I can’t go to work today. It’s a long story. See, it was a year ago and I had just lost the last person I had with whom I felt I could be completely vulnerable. The last person who was strong enough that I could trust them to be my place to let go. When I was with them, my grandparents, it was the only time I could feel like I wasn’t responsible for everything and everyone. They were there, and their strength was enough to carry me, too. And then, that was gone.

Suddenly, and without warning, that only place of release was taken from me.

What I needed most was the time and space to grieve. To get my bearings in this strange new world, one I was going to have to navigate without any place to rest and no safety net. What I got instead was acknowledgement of my biggest fear — that I was still responsible for other people. That before I could even breathe again, I was going to be forced to pick up right where I was and carry that same load without the net I had known was there when I needed it. I still needed to be me. To be Mom, to be Counselor, to be Co-Worker.

I still had to carry my own weight, but also to carry the weight of the world. To be the one to take in the hurt and the pain and the stress of others around me, and even if for a moment, take the burden off of them. To acknowledge their suffering by taking on a piece of it myself and sitting with them in it. To listen to my own kids’ stress and worries and fears, and put on a brave face and pretend like I know what I’m doing and saying, when in reality I’m just as lost and afraid as they are. To listen to my students as they wrestle with lives and situations that are more horrific than most people even imagine. To worry about their education while trying to ensure they have enough food to eat and clothes on their back, to work in the system to try and create the safest and healthiest home possible while my hands are always tied behind my back. To live in this constant state of overwhelming pain and frustration with no way of addressing it.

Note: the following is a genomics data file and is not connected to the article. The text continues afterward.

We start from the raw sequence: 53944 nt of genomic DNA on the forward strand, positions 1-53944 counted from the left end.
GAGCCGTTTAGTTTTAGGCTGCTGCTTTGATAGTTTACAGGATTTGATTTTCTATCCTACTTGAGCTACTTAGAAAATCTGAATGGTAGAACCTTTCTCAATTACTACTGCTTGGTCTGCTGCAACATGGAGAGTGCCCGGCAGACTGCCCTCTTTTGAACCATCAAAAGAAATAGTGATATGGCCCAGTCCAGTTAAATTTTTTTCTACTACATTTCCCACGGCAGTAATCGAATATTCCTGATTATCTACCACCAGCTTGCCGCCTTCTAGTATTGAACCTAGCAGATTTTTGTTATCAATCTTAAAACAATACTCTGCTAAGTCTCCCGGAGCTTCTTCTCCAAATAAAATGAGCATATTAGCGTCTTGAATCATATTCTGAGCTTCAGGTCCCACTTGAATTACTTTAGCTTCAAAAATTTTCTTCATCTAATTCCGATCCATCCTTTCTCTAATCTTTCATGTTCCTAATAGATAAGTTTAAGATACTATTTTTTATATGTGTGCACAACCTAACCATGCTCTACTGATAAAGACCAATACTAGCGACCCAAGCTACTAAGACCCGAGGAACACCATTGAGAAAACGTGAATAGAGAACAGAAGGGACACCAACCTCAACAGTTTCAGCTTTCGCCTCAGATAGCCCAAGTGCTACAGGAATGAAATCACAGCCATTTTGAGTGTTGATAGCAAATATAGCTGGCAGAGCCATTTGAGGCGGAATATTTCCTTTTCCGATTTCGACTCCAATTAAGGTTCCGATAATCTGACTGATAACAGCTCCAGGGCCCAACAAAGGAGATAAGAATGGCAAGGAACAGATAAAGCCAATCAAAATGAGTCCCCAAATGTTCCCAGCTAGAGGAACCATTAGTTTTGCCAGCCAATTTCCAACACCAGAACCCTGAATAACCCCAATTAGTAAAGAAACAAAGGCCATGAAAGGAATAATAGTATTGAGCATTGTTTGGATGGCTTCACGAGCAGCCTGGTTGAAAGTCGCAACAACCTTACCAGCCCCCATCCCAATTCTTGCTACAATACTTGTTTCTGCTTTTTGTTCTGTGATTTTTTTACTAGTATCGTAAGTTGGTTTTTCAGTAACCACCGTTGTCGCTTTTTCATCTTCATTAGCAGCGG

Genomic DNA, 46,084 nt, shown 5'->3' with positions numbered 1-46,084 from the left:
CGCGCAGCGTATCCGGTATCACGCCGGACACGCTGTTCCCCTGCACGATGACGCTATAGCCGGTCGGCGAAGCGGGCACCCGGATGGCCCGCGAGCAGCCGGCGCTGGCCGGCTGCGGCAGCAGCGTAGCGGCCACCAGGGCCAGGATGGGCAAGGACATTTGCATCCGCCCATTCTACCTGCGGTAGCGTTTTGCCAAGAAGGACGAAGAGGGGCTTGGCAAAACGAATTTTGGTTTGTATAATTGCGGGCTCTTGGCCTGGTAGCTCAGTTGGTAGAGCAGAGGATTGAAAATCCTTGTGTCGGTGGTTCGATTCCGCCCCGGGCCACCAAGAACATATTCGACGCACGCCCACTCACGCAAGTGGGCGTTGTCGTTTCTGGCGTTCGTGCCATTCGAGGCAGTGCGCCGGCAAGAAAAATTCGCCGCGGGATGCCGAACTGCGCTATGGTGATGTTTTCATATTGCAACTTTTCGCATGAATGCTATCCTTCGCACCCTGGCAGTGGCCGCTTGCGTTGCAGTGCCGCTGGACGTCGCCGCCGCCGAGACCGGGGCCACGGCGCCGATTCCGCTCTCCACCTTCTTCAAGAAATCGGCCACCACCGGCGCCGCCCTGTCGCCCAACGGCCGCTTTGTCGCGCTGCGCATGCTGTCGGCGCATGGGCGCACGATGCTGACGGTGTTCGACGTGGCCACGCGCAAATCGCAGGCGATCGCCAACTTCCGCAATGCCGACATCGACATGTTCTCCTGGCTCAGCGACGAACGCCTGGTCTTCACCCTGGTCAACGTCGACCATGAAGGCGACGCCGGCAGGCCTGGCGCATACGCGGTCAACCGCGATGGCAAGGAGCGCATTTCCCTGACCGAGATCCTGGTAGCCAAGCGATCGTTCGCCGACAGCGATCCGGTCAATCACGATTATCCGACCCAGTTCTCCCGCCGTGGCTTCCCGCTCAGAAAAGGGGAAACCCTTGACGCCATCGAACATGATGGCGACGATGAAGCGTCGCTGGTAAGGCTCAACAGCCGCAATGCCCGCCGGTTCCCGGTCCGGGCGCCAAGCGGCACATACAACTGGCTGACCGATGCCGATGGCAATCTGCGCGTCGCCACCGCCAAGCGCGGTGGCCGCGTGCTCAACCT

In one conversation, in one moment, in one simple phrase that was meant to inspire and give me reason to feel stronger and more confident, in saying, “The people here are counting on you,” my world came crashing down again. My fears were being realized before my very eyes and I felt like I was spinning out of control. I suddenly couldn’t breathe, or think, or feel connected to my body at all. I broke. For days, I barely held on. I let a crack in the armor break and did the right things.

I asked for help, I saw a doctor, I pretended it was enough. That it was working and that I was getting stronger. And I suppose I was, to a degree. My old shells were returning. I was putting up those barriers again that were meant to support everyone around me, regardless of how much pressure it puts inside. The longer I pretended it was OK, that going back was hard, but fine, and that I could still do what I needed to do, the harder it would be to ever drop that facade. I was right. It’s too late. I’ve shown that I “can” do it, that I can power through the pain and force myself to do what needs to be done. But it’s tearing down every part of me inch by inch from the inside.

The pressure is powerful and painful. It forces me to show a strength I’m not capable of, because the health and education, the connection and the care, of vulnerable children depend on it. I’m terrified of what is going to happen when I crumble completely. I just want to let go so badly, to feel like I can focus my time and energy on caring for myself and my own children without feeling guilty because there’s simply not enough of me to go around with the resources as limited as they are.

Life, however, does not care about any of us. There is no fairness in the world that grants us the right to be happy, or complete, or safe. Nothing that allows for you to be cared for by others because the world needs you. Life expects us to carry on and forget our pain, bury it deeply and go about the day to keep the world turning, the paychecks coming and the bills (kinda) being paid. There’s no escape allowed, no resting or healing more than what the world deems appropriate.

So today, I can’t go to work because I am tired. I am weary and exhausted and I can’t take another inch of pressure on my shoulders. I need a moment to breathe, to escape, to pretend that the world is there to support me and not just rely on me. I’m breaking. I need to rest. That is why I can’t go to work today.

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